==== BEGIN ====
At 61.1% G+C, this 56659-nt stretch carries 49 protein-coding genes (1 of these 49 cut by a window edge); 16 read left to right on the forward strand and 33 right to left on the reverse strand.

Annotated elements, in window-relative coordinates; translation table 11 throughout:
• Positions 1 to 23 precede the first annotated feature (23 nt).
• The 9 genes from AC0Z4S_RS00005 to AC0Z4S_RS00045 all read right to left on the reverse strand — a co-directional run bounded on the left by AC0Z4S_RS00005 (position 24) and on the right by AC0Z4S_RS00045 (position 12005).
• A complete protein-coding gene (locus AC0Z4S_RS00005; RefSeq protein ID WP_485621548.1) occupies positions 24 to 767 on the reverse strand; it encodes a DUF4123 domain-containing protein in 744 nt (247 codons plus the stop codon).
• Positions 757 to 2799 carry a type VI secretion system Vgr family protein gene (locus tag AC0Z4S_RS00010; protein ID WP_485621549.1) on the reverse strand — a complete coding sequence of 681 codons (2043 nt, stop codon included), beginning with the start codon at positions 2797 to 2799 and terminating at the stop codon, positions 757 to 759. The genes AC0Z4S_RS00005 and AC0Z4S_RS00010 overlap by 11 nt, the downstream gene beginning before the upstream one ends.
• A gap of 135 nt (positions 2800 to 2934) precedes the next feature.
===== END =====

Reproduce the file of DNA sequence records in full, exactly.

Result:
At 61.1% G+C, this 56659-nt stretch carries 49 protein-coding genes (1 of these 49 cut by a window edge); 16 read left to right on the forward strand and 33 right to left on the reverse strand.

Annotated elements, in window-relative coordinates; translation table 11 throughout:
• Positions 1 to 23 precede the first annotated feature (23 nt).
• The 9 genes from AC0Z4S_RS00005 to AC0Z4S_RS00045 all read right to left on the reverse strand — a co-directional run bounded on the left by AC0Z4S_RS00005 (position 24) and on the right by AC0Z4S_RS00045 (position 12005).
• A complete protein-coding gene (locus AC0Z4S_RS00005; RefSeq protein ID WP_485621548.1) occupies positions 24 to 767 on the reverse strand; it encodes a DUF4123 domain-containing protein in 744 nt (247 codons plus the stop codon).
• Positions 757 to 2799 carry a type VI secretion system Vgr family protein gene (locus tag AC0Z4S_RS00010; protein ID WP_485621549.1) on the reverse strand — a complete coding sequence of 681 codons (2043 nt, stop codon included), beginning with the start codon at positions 2797 to 2799 and terminating at the stop codon, positions 757 to 759. The genes AC0Z4S_RS00005 and AC0Z4S_RS00010 overlap by 11 nt, the downstream gene beginning before the upstream one ends.
• A gap of 135 nt (positions 2800 to 2934) precedes the next feature.